On Thursday, May 29th, the land support team for Fedor Konyukhov’s expedition across the Pacific flew 70 miles into the ocean to see Fedor and his row boat. Initially, we were going to take off when Fedor would be only 50 miles away from the coast. However, the last 24 hours turned out to be very challenging for rowing: Fedor entered the coastal current that carried him north during the night but by morning it turned around and started pushing him south. In 24 hours Fedor was able to row only 10 miles making it the slowest day in the entire transpacific crossing. Thursday we were scheduled to fly out to see Fedor. Although he was further off the coast then we estimated we decided to board the helicopter and take off to find him. The Channel 7 news broadcaster joined our venture on another helicopter. We were using signals from the Yellow Brick buoy to locate the boat.
Our pilot Nathan Smith flew the helicopter at a speed of 120-130 miles per hour. Since we had taken the doors down so the news crew would be able to film Fedor from the air, the helicopter couldn’t fly faster for safety reasons. After only 45 minutes from our take off we flew over the coordinates generated from the Yellow Brick buoy on board of Tourgoyak. The day was clear and we immediately spotted the boat. Fedor saw us too, probably even before we saw him, and decided to light a white flare to aid our search for him.
This was the first time we saw Fedor since his departure from Chile 158 days ago. A historical moment. An emotional moment. Our helicopter was hovering over Fedor’s boat at a height of 50 meters.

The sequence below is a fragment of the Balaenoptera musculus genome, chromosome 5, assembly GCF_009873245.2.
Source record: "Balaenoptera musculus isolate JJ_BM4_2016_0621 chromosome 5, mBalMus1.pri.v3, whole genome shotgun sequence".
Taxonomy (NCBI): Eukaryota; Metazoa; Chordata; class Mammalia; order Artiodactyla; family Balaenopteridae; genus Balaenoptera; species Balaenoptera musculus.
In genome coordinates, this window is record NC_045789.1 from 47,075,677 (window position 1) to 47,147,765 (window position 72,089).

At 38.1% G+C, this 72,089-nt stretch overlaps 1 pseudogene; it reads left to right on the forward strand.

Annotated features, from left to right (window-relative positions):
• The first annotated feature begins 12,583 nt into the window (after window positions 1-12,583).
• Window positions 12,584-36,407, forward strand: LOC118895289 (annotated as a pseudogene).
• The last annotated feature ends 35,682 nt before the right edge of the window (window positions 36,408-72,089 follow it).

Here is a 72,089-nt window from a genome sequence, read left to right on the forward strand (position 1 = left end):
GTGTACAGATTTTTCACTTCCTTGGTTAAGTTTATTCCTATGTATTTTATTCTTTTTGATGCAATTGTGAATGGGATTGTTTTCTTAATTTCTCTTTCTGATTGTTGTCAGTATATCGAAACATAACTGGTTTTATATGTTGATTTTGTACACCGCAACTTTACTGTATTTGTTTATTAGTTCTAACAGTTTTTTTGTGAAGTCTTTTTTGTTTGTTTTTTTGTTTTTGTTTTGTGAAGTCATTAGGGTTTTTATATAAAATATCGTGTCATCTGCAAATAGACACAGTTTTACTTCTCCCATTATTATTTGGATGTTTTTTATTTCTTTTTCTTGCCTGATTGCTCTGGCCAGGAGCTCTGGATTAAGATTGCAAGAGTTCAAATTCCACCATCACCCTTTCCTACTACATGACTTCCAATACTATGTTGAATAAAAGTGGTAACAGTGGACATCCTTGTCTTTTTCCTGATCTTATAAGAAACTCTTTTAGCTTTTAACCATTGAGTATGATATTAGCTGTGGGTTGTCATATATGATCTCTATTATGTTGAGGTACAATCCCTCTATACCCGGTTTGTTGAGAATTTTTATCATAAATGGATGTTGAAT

Fedor dropped his oars and stood in the middle of the cockpit watching us silently. Later, on the phone, he told us that at the first sign of our helicopter he knew that his journey was close to ending. He knew we were coming: early in the morning we told him to look for us.
Despite this knowledge, Fedor was very moved when he finally saw us. There were seven people on the flight: the pilot Nathan Smith, the manager of the transpacific project Oscar Konyukhov, two project sponsors Sergey Eremenko and Evgeniy Kruchkov, two film operators Anton Volskiy and Maksim Kataev from NTV the largest news broadcaster in Russia, and a third media representative Vladimir Zaytsev from Perviy Obrazovatelniy, an educational network for the Modern University for the Humanities.
The Tourgoyak boat appeared relatively clean absent of sea growth, and it looked strong with all of the equipment on board and reserve oars intact. Fedor (from the distance) is in good shape but skinnier than normal.
We spent 15 minutes circling around the boat, just long enough to film it from different angles, and turned back towards the Sunshine Coast.
Considering that Fedor has 70 miles to go, we expect him to arrive at Mooloolaba late Saturday afternoon.
Friday will be filled with last minute preparations for a welcoming party to greet Fedor as he finishes his 9000 mile row across the Pacific.
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